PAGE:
“The NEH grant will help support a pilot program of DPLA ‘service hubs’ at the state or regional level. The hubs will function as a kind of information ‘on ramp’ to digital content coordinated and made findable by the DPLA, according to Maura Marx, director of the DPLA Secretariat, which coordinates DPLA planning. Eight working groups have been focused on specific workstreams: content and scope, legal issues, and so on.
“The model sounds more federated than top-down. The hubs won’t be built from scratch; they will draw on existing institutions and digital-library projects that have emerged as state or regional anchors for online content. ‘We’re trying to pull together what already exists on the state level,’ says Ms. Marx. Every state already has some cultural institution that has emerged as an anchor for online content, she says—the Boston Public Library, in Massachusetts, for instance, or the University of Georgia.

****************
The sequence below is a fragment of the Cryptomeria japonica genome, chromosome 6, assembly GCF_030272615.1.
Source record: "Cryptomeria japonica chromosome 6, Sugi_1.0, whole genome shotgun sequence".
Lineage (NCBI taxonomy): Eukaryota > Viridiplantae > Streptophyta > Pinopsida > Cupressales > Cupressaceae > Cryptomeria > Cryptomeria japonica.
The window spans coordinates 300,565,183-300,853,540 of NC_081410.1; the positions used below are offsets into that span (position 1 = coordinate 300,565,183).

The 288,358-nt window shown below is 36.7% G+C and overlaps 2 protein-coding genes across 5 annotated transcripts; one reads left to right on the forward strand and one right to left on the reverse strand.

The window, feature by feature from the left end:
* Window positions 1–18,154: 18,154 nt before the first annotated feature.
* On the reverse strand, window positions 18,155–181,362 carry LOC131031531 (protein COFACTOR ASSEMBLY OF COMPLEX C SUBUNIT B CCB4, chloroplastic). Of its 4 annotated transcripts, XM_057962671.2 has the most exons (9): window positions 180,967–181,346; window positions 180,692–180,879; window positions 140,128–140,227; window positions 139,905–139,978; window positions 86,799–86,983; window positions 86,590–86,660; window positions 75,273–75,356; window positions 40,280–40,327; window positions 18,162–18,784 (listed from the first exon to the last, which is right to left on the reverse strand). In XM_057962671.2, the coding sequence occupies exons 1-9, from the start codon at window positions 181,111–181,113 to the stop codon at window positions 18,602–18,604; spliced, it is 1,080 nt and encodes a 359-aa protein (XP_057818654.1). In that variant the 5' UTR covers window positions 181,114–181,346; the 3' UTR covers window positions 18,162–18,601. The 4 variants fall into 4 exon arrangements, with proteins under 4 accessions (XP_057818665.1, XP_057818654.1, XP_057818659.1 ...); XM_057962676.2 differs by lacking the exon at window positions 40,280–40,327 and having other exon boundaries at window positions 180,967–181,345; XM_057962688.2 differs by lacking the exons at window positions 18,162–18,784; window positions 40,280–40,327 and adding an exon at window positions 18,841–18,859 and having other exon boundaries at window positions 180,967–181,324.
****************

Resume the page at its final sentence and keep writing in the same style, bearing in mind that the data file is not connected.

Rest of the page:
“In an interview, Jim Leach, chairman of the NEH, explained why his agency felt the DPLA was worth supporting. ‘The significance of this area of endeavor is extraordinary,’ he says. Digitizing content represents ‘a truly remarkable step toward the democratization of knowledge,’ he says. ‘Now DPLA isn’t the only initiative in the world, but I believe it is an important one that will play a role.’
“Given its financial constraints, the NEH can play only a modest role, according to Mr. Leach. ‘The end cost of this is going to be extraordinary, and I’m very hopeful—and they’re very confident—that this is going to be principally propelled through foundation interests,’ the chairman says. The Arcadia Foundation and the Alfred P. Sloan Foundation are among the private groups that have already thrown monetary support behind the DPLA.”
From Jennifer Howard’s article in the Chronicle of Higher Education, ‘Library of the Future’ Gets $1-Million Boost From Humanities Endowment